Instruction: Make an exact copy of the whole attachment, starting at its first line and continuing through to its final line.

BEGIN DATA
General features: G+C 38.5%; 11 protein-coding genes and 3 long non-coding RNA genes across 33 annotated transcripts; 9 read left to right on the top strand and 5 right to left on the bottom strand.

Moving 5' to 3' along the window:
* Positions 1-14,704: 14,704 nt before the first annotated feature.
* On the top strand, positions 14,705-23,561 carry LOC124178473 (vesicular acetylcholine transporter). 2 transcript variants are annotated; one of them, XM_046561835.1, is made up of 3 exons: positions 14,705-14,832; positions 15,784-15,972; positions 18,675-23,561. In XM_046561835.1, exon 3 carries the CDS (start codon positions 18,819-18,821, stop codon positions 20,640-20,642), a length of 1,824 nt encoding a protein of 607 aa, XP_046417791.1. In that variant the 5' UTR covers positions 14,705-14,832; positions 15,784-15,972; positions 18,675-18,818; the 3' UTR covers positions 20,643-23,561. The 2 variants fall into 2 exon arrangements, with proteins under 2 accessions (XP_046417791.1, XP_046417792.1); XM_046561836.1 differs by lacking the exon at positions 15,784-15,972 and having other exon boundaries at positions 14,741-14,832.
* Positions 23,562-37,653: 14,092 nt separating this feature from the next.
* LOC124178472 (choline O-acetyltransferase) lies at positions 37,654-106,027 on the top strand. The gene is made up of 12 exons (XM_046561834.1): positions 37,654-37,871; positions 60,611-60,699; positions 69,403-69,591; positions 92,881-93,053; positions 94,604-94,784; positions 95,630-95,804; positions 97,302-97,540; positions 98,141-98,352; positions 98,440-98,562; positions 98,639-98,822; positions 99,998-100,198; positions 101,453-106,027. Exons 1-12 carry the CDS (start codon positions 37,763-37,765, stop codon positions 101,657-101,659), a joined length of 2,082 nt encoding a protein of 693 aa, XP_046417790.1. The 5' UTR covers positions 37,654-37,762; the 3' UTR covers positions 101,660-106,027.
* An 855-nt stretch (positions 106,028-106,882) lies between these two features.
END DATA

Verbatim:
General features: G+C 38.5%; 11 protein-coding genes and 3 long non-coding RNA genes across 33 annotated transcripts; 9 read left to right on the top strand and 5 right to left on the bottom strand.

Moving 5' to 3' along the window:
* Positions 1-14,704: 14,704 nt before the first annotated feature.
* On the top strand, positions 14,705-23,561 carry LOC124178473 (vesicular acetylcholine transporter). 2 transcript variants are annotated; one of them, XM_046561835.1, is made up of 3 exons: positions 14,705-14,832; positions 15,784-15,972; positions 18,675-23,561. In XM_046561835.1, exon 3 carries the CDS (start codon positions 18,819-18,821, stop codon positions 20,640-20,642), a length of 1,824 nt encoding a protein of 607 aa, XP_046417791.1. In that variant the 5' UTR covers positions 14,705-14,832; positions 15,784-15,972; positions 18,675-18,818; the 3' UTR covers positions 20,643-23,561. The 2 variants fall into 2 exon arrangements, with proteins under 2 accessions (XP_046417791.1, XP_046417792.1); XM_046561836.1 differs by lacking the exon at positions 15,784-15,972 and having other exon boundaries at positions 14,741-14,832.
* Positions 23,562-37,653: 14,092 nt separating this feature from the next.
* LOC124178472 (choline O-acetyltransferase) lies at positions 37,654-106,027 on the top strand. The gene is made up of 12 exons (XM_046561834.1): positions 37,654-37,871; positions 60,611-60,699; positions 69,403-69,591; positions 92,881-93,053; positions 94,604-94,784; positions 95,630-95,804; positions 97,302-97,540; positions 98,141-98,352; positions 98,440-98,562; positions 98,639-98,822; positions 99,998-100,198; positions 101,453-106,027. Exons 1-12 carry the CDS (start codon positions 37,763-37,765, stop codon positions 101,657-101,659), a joined length of 2,082 nt encoding a protein of 693 aa, XP_046417790.1. The 5' UTR covers positions 37,654-37,762; the 3' UTR covers positions 101,660-106,027.
* An 855-nt stretch (positions 106,028-106,882) lies between these two features.